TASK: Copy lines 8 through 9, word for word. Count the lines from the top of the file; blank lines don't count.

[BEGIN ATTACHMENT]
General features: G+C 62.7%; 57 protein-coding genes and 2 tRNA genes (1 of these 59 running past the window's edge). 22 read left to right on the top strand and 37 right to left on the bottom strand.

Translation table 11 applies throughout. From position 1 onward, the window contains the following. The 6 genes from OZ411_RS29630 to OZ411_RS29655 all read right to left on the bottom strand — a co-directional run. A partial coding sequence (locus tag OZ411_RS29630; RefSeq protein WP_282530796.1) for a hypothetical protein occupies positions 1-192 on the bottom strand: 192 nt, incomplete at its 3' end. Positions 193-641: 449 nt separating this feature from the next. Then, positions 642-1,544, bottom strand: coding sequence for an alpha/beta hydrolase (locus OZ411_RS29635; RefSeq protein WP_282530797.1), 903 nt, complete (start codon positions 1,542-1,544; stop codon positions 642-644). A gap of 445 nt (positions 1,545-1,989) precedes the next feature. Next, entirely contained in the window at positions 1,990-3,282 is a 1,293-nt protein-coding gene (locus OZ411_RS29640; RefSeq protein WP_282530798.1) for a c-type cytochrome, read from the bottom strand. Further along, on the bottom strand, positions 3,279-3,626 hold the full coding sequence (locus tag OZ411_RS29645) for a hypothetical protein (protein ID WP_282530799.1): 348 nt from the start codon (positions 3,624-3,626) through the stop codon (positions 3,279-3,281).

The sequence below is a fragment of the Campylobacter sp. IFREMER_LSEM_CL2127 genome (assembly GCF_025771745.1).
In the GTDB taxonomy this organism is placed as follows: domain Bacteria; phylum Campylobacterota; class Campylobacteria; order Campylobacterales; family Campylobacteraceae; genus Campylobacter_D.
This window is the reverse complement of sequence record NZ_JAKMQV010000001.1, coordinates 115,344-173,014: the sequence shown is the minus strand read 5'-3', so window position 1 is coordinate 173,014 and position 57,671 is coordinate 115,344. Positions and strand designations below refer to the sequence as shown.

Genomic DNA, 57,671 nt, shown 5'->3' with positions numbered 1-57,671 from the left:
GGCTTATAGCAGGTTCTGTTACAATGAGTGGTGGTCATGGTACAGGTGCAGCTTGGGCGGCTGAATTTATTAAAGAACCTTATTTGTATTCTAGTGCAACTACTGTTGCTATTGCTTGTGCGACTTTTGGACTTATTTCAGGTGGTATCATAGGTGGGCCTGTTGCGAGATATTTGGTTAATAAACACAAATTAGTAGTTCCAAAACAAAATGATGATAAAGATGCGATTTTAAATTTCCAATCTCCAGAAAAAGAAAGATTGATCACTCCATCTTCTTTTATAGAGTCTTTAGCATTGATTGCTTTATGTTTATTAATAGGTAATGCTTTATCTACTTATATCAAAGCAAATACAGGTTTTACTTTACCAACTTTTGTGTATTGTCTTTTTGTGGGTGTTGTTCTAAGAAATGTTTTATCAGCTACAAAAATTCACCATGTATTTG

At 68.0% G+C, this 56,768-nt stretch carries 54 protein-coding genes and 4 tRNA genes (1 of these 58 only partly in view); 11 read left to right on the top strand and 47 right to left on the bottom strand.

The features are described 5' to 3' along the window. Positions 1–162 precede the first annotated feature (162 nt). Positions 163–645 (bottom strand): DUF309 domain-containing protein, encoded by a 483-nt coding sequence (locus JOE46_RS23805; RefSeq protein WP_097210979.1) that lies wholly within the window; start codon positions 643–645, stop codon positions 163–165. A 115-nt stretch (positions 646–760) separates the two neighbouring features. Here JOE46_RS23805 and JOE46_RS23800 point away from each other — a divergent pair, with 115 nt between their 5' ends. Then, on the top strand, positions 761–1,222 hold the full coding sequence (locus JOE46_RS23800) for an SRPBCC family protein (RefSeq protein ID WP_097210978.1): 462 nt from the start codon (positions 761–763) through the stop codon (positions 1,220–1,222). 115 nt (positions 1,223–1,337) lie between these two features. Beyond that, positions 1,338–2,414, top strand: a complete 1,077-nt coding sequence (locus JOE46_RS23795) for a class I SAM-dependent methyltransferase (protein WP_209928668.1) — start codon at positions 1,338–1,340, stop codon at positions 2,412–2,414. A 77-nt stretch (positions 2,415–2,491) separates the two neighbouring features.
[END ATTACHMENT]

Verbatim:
At 68.0% G+C, this 56,768-nt stretch carries 54 protein-coding genes and 4 tRNA genes (1 of these 58 only partly in view); 11 read left to right on the top strand and 47 right to left on the bottom strand.

The features are described 5' to 3' along the window. Positions 1–162 precede the first annotated feature (162 nt). Positions 163–645 (bottom strand): DUF309 domain-containing protein, encoded by a 483-nt coding sequence (locus JOE46_RS23805; RefSeq protein WP_097210979.1) that lies wholly within the window; start codon positions 643–645, stop codon positions 163–165. A 115-nt stretch (positions 646–760) separates the two neighbouring features. Here JOE46_RS23805 and JOE46_RS23800 point away from each other — a divergent pair, with 115 nt between their 5' ends. Then, on the top strand, positions 761–1,222 hold the full coding sequence (locus JOE46_RS23800) for an SRPBCC family protein (RefSeq protein ID WP_097210978.1): 462 nt from the start codon (positions 761–763) through the stop codon (positions 1,220–1,222). 115 nt (positions 1,223–1,337) lie between these two features. Beyond that, positions 1,338–2,414, top strand: a complete 1,077-nt coding sequence (locus JOE46_RS23795) for a class I SAM-dependent methyltransferase (protein WP_209928668.1) — start codon at positions 1,338–1,340, stop codon at positions 2,412–2,414. A 77-nt stretch (positions 2,415–2,491) separates the two neighbouring features.